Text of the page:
In the past few years, many developers have made an effort to make their games more immersive by giving players choices and decisions to make that have lasting effects throughout the game. For the most part these decisions don’t change the game too drastically but might alter how certain characters react to you. Perhaps you might anger someone, therefore you’ll be unable to access certain side quests. Or by saying the right things someone will help you with a task later in the game. The first game I remember pulling this off in a truly meaningful way was The Walking Dead: Season One from TellTale Games. That game did a masterful job of making you feel a personal connection to what was going on in the game due to the choices that you made. Well I recently played a game that took those choice driven game mechanics to a new and unexpected level. And it really left a lasting impression on me.
(Warning: The following contains spoilers for Life Is Strange Episodes 1 & 2)
Life Is Strange is an episodic adventure game from Dontnod Entertainment and Square Enix. It’s the story of Max, a young photography student in the town of Arcadia Bay who discovers that she has the ability to rewind time. While the game does feature an overarching threat that looms over the entire series and a mystery to unravel about where her powers came from, the game is just as much about the relationships that Max has with her friends and fellow students at Blackwell Academy, especially her estranged best friend Chloe.
Unlike most games that feature player choice, Max’s new abilities mean that she can go back in time to change her mind if you don’t like the consequences of your actions. She can use her powers to do everything from predicting the future to impress Chloe to redoing a conversation that didn’t go the way she had hoped. The trick is to know which decisions to stick with and which ones to rewind and try a different approach. It’s an interesting mechanic that gives you the ability to do a little trial and error as you progress through the game. But the more you use your powers, the more it becomes clear that not only do they pose a danger to Max but that they aren’t always reliable.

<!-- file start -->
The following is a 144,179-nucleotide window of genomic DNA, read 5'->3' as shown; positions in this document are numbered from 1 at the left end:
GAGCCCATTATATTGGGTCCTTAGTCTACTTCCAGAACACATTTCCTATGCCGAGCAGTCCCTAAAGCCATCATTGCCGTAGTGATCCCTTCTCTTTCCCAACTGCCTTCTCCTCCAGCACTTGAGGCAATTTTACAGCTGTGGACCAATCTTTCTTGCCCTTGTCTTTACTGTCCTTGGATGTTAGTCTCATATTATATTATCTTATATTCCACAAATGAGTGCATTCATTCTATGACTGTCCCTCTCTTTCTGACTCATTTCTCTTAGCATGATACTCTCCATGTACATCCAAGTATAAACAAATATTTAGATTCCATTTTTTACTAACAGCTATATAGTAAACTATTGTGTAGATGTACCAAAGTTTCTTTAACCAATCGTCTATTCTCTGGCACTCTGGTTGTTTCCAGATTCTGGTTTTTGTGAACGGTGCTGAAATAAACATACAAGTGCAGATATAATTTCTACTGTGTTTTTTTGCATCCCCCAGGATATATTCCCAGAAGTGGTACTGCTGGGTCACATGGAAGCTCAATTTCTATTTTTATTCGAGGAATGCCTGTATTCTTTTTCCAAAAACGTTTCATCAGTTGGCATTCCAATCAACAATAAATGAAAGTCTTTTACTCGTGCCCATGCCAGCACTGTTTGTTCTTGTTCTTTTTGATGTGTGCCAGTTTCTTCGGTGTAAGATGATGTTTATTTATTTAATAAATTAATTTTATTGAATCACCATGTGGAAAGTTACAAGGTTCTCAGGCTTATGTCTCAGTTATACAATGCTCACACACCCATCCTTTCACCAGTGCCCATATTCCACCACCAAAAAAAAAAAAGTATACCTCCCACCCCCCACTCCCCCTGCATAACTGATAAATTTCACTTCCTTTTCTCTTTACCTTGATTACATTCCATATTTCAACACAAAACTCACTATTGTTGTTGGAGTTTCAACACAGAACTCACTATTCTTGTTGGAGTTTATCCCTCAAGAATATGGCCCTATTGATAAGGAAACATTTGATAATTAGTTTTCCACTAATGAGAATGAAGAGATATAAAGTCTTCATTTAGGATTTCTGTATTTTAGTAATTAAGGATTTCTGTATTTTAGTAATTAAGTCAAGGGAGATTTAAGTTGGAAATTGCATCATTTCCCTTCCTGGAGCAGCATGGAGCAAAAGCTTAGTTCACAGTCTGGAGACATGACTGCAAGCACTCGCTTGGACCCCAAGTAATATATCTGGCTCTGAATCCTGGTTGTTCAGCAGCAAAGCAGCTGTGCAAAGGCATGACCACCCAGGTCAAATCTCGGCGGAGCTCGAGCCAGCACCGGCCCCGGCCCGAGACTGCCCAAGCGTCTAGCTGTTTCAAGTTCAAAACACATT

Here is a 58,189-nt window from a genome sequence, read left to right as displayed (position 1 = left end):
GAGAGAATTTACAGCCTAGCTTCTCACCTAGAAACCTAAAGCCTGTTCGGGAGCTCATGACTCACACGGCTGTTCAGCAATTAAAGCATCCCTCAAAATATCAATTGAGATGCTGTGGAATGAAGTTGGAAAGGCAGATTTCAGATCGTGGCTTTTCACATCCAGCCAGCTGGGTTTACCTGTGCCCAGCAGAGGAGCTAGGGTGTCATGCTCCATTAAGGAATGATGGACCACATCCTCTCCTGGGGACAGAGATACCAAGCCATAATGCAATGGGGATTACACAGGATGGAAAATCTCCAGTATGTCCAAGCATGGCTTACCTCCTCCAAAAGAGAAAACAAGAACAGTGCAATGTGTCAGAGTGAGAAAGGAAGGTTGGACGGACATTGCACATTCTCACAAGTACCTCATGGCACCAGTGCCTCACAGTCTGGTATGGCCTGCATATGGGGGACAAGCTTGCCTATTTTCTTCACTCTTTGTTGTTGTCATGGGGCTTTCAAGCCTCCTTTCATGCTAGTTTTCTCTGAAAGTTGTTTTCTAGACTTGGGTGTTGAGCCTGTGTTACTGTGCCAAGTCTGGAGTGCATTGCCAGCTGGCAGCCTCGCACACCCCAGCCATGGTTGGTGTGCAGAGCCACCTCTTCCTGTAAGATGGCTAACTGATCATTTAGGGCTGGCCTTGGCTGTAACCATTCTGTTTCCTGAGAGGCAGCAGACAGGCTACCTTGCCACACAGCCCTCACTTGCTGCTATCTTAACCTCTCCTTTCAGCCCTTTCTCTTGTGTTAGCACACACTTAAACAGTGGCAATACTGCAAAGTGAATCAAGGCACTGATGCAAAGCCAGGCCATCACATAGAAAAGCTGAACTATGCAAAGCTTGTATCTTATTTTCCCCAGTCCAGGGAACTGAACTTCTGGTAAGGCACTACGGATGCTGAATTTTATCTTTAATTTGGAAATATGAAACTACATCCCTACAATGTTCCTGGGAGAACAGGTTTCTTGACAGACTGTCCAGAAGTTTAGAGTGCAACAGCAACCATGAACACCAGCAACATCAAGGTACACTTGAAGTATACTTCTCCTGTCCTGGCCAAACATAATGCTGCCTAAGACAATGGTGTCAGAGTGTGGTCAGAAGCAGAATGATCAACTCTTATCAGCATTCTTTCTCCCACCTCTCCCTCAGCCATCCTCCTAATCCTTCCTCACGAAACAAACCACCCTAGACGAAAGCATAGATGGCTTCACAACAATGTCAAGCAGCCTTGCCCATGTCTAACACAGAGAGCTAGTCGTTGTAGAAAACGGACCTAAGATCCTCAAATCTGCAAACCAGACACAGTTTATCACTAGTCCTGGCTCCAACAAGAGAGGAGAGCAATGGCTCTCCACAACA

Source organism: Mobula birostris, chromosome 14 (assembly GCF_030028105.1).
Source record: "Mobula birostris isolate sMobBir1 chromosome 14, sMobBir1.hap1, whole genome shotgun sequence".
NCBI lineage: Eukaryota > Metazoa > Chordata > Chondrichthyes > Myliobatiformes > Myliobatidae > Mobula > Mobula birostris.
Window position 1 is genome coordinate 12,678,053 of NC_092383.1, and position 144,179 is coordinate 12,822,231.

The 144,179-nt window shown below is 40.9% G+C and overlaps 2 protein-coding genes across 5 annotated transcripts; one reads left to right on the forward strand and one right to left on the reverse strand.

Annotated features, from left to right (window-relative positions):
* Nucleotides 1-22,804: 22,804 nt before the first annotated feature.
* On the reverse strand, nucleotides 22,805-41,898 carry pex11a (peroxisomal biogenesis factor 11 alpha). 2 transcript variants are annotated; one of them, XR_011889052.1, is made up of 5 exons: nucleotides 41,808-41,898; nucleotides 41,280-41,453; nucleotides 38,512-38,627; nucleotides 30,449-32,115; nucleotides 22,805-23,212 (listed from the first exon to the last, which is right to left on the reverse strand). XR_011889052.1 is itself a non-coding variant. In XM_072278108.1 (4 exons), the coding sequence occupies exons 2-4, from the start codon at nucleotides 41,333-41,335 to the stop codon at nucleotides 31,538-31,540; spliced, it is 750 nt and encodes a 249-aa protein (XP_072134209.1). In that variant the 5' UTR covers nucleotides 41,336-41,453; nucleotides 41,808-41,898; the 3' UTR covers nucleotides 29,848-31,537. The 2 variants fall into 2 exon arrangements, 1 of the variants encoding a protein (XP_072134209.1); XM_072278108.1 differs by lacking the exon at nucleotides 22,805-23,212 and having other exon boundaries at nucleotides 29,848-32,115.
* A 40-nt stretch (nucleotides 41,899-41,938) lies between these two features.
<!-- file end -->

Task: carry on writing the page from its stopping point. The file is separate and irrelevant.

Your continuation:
In Episode 2, Blackwell student Kate Marsh becomes a victim of bullying and harassment after a video goes viral of her making out with multiple people at a campus party. This has an obviously devastating effect on her and her family have all but turned their back on her for the embarrassment it causes their very religious family. Kate spirals into a deep depression as you try and help her cope with what happened while also trying to get to the bottom of how it happened. Kate has no memory of what happened at the party and believes she was drugged by a fellow student.
Near the end of the episode you return to the campus dorm where a crowd has gathered. Kate is on the roof and is going to jump. You manage to use your powers to slow time enough to get to the roof before she jumps but when you get there you realize that your powers are no longer working. There are no do overs. No second chances. Just this one chance to talk her off of the ledge. It’s then that all of the choices I made earlier in the episode come into focus. When I told her not to go to the authorities yet as she cried in her room. Not answering her phone call earlier in the day because I was “too busy”. I suddenly realized that I had made some terrible mistakes. But it’s too late now. And then she jumps.
For the first time in possibly ever, I feel actual guilt over what I’ve done in a game. At first I thought that maybe this was something that would happen in the game no matter what, but the end game statistics show that you CAN save her. And most people DID save her. But not me. She killed herself because I wasn’t there for her when she needed me. And that really stuck with me for days after I finished the game. And yes, I could have re-started the chapter and try and fix the mistakes that I’d made, but that would feel dishonest. These are the choices that I made and these are the ones that I will live with. I can’t wait to see where Life is Strange goes and how my actions affect the rest of the series. Because Dontnod has managed to create one of the most compelling and memorable games of the year so far.
Have you played Life is Strange? How did that scenario play out for you? Let us know in the comments below!